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Charles Whistler
This eBook from the Gutenberg Project consists of approximately 289 pages of information about King Olaf's Kinsman.

When I would go back to Bures, Emma the queen sent for me, hearing that I would speak with her ere I went, and she received me most kindly, coming down from her high place to greet me.

“Redwald,” she said, laughing a little, “I was a sore burden to you when we fled hence.”

“My queen,” I answered, “the danger was the burden.  It weighed on all of us.”

“That is a court speech,” she said; “but we taught you court ways, and I will not blame it.  Nevertheless, though you will not tell me so plainly, I know that I made things worse for you by my foolishness.  Forgive the abbess, if the queen may expect nought but smooth words.”

“I do not know how I can answer you, Queen Emma,” said I at that, “but it is true that for you I would go through the same again.”

“Then I am forgiven,” she said.  “Now tell me what became of the brave maiden who withstood the Danes with you, and also my sharp tongue—­trouble sharpened it, Redwald, and I have repented my hard words to her.”

“She is with friends at Penhurst, near to Earl Wulfnoth’s castle of Pevensea.  And she feared that you would hate her.”

“I would that I could reward her rather,” the queen said.  “Have you seen her of late?”

“Not since just before last midsummer,” I answered; and I suppose my face showed some feeling that the queen noted.

“Redwald,” she said, “if you would wed this maiden it is I who would give her a portion that should be worthy of her and of you.  Can it be so?”

“My queen,” I said with a great hope in my heart, “if that is your will, I think that it must be so.  But in honesty I will tell you that an old betrothal that was when I was a child seems to stand in the way.  But neither I nor the child to whom I was betrothed have seen one another since the coming of Swein’s host.  And I know not where she is.”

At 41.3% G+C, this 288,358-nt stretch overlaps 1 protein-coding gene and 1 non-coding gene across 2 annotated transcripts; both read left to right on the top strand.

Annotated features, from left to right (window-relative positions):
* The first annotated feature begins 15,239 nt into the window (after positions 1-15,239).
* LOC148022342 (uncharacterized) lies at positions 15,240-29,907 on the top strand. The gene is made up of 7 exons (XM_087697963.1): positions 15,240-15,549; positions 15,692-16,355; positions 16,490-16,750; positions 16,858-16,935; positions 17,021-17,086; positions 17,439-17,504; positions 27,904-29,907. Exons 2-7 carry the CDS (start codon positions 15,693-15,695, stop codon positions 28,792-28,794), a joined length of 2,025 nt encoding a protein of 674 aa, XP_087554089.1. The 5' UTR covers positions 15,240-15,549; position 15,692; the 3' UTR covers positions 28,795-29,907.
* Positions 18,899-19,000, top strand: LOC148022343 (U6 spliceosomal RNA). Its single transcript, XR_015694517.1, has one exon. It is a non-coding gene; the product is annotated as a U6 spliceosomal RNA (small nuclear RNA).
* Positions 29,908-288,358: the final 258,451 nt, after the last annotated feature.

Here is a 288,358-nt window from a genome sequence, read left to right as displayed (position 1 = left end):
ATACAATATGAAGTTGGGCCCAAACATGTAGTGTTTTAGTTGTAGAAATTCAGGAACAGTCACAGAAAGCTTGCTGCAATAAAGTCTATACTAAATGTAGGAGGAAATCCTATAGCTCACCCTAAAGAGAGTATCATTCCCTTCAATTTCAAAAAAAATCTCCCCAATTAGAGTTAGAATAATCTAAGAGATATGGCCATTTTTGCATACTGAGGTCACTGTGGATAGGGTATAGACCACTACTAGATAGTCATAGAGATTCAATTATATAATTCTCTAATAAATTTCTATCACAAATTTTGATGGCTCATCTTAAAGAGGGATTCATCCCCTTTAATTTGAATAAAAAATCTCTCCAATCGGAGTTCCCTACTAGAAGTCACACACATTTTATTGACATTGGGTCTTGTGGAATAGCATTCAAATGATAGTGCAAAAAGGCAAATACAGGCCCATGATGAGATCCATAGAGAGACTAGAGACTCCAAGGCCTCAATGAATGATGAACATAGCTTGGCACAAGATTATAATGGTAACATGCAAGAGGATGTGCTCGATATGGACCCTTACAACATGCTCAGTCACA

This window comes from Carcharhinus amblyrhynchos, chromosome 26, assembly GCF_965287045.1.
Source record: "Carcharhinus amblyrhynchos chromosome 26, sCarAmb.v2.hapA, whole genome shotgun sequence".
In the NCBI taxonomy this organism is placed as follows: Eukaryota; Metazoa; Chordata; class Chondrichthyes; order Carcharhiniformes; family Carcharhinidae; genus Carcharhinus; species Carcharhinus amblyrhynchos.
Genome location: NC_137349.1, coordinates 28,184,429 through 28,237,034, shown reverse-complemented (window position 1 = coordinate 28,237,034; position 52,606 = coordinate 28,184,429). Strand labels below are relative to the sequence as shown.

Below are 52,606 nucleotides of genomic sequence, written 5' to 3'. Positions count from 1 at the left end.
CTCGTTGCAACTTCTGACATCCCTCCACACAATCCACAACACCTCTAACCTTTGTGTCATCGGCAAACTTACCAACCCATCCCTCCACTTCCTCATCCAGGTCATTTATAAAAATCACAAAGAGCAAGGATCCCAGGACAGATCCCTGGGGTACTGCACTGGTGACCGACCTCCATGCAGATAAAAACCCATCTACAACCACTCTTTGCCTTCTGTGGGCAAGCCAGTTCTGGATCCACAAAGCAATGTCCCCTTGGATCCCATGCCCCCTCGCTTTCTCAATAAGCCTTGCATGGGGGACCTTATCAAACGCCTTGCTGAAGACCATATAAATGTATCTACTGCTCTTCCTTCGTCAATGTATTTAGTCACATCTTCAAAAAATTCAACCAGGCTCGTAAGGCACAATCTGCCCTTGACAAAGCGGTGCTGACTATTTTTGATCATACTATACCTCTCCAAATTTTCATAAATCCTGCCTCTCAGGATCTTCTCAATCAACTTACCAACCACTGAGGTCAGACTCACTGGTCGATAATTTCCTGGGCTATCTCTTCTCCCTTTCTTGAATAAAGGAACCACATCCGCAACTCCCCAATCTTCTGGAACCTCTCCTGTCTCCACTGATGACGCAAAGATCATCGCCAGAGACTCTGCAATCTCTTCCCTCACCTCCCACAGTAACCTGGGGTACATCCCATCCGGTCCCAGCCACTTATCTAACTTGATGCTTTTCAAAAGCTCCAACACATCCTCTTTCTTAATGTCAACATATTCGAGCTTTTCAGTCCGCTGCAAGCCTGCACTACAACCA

“Ah! you would have it broken, and I wonder not.  That can surely be.”

Then all at once came over me one thought of how Hertha had perhaps, after all, longed and waited and prayed for my coming.  I remembered words that Ailwin had spoken that seemed to say that this might be so; and thus on the very threshold of freedom I shrank back lest I should wrong the child I had loved by breaking my troth so solemnly plighted; and I knew not what to say, while the queen looked at me wondering.

Then she smiled and said: 

“Maybe you cannot love the maiden.  Wait awhile, and let me hear of you again.  One may not, in kindness, force these matters.  But I will trust you to tell me if she is to wed any other than you—­for her portion shall be ready for her.  The riches of England and Denmark and Norway are mine.”

There spoke Emma of Normandy again, and her proud look came back.  The maidens on the dais were smiling at one another, for the queen was turned away from them.

“Let it be thus, my queen,” I said, after I had thanked her.

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